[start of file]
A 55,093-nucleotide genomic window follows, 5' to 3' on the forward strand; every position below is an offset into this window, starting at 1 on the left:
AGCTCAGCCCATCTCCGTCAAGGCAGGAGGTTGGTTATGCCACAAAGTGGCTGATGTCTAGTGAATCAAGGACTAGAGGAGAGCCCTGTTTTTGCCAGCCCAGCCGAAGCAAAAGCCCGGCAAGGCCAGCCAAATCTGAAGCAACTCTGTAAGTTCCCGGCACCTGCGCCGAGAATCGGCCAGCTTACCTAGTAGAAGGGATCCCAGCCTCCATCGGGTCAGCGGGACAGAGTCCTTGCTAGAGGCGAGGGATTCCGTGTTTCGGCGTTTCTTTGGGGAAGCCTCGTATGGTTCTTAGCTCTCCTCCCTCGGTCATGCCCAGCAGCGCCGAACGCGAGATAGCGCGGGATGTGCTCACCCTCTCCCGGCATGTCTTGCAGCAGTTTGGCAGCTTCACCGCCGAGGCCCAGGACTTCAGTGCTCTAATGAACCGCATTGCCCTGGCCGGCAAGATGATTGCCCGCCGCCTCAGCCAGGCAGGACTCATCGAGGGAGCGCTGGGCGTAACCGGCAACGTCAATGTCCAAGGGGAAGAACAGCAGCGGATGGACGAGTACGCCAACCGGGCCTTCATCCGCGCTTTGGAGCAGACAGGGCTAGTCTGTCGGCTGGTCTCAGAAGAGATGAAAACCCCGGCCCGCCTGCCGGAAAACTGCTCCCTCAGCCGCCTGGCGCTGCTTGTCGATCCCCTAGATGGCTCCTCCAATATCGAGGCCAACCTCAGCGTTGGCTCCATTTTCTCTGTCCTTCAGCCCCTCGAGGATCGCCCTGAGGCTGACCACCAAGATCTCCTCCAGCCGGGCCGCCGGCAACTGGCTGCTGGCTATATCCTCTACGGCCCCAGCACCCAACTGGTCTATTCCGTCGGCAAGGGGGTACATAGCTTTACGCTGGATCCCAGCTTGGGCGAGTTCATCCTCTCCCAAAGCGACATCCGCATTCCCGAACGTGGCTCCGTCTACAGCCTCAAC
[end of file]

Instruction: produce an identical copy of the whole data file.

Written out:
A 55,093-nucleotide genomic window follows, 5' to 3' on the forward strand; every position below is an offset into this window, starting at 1 on the left:
AGCTCAGCCCATCTCCGTCAAGGCAGGAGGTTGGTTATGCCACAAAGTGGCTGATGTCTAGTGAATCAAGGACTAGAGGAGAGCCCTGTTTTTGCCAGCCCAGCCGAAGCAAAAGCCCGGCAAGGCCAGCCAAATCTGAAGCAACTCTGTAAGTTCCCGGCACCTGCGCCGAGAATCGGCCAGCTTACCTAGTAGAAGGGATCCCAGCCTCCATCGGGTCAGCGGGACAGAGTCCTTGCTAGAGGCGAGGGATTCCGTGTTTCGGCGTTTCTTTGGGGAAGCCTCGTATGGTTCTTAGCTCTCCTCCCTCGGTCATGCCCAGCAGCGCCGAACGCGAGATAGCGCGGGATGTGCTCACCCTCTCCCGGCATGTCTTGCAGCAGTTTGGCAGCTTCACCGCCGAGGCCCAGGACTTCAGTGCTCTAATGAACCGCATTGCCCTGGCCGGCAAGATGATTGCCCGCCGCCTCAGCCAGGCAGGACTCATCGAGGGAGCGCTGGGCGTAACCGGCAACGTCAATGTCCAAGGGGAAGAACAGCAGCGGATGGACGAGTACGCCAACCGGGCCTTCATCCGCGCTTTGGAGCAGACAGGGCTAGTCTGTCGGCTGGTCTCAGAAGAGATGAAAACCCCGGCCCGCCTGCCGGAAAACTGCTCCCTCAGCCGCCTGGCGCTGCTTGTCGATCCCCTAGATGGCTCCTCCAATATCGAGGCCAACCTCAGCGTTGGCTCCATTTTCTCTGTCCTTCAGCCCCTCGAGGATCGCCCTGAGGCTGACCACCAAGATCTCCTCCAGCCGGGCCGCCGGCAACTGGCTGCTGGCTATATCCTCTACGGCCCCAGCACCCAACTGGTCTATTCCGTCGGCAAGGGGGTACATAGCTTTACGCTGGATCCCAGCTTGGGCGAGTTCATCCTCTCCCAAAGCGACATCCGCATTCCCGAACGTGGCTCCGTCTACAGCCTCAAC